• In Focus

    Effects of corruption in the UK

    Corruption can be defined as dishonest and illegal behaviour by people in positions of power. It threatens national security, reduces access to services, erodes public trust in institutions and impedes investment. Measures of corruption produced by organisations such as Transparency International indicate stability in the UK’s recent global corruption rank. However, anti-corruption experts have pointed to a number of recent scandals which are leading to the perception that corruption in the UK is worsening.

  • In Focus

    Musicians: Working and touring in the European Union

    Since Brexit, UK musicians and creative professionals no longer have free movement rights to travel and work across the EU. The EU and the UK have both said that they put forward proposals to prevent this outcome, but they could not come to an agreement. Several commentators have argued that the restrictions are having a negative impact. The government has said that it is committed to supporting UK creative industries and is “clarifying arrangements” with the EU and working with member states to make touring easier.

  • In Focus

    Draft environmental principles policy statement

    The Environment Act 2021 requires the government to publish an environmental principles policy statement outlining how environmental principles should be interpreted and applied by ministers when making policy. A draft of the first statement to be made under the act was laid before Parliament on 11 May 2022 and is due to be discussed by the Lords on 30 June 2022.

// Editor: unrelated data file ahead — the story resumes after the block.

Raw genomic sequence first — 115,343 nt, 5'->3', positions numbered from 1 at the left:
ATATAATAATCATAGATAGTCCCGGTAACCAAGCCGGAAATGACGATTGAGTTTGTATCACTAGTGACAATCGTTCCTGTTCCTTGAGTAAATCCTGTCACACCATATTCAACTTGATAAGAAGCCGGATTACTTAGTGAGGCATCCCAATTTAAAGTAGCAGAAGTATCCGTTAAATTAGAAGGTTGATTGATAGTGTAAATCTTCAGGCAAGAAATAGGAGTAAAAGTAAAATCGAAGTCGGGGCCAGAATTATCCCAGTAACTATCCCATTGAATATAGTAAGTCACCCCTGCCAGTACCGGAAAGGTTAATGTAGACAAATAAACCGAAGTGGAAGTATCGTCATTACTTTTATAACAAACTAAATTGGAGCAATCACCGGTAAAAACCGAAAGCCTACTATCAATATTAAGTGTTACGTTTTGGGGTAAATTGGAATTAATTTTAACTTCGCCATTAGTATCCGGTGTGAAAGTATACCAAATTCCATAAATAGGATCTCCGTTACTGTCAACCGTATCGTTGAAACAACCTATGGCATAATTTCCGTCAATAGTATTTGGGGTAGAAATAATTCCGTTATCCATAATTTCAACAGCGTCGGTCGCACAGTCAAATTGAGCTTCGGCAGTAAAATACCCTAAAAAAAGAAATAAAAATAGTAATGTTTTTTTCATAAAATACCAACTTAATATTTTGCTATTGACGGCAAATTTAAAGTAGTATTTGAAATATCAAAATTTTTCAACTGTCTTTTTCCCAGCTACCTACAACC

• In Focus

    The Equality Act 2010: Impact on disabled people

    The Equality Act 2010 is the main piece of domestic legislation governing disabled people’s rights in the UK; it replaced several separate pieces of discrimination legislation. A 2016 House of Lords committee review contained recommendations for improvements to the 2010 Act. In September 2021, the House of Lords Liaison Committee examined whether these recommendations had been implemented. The committee’s 2021 report is due to be discussed in the House of Lords on 21 June 2022.

  • Research Briefing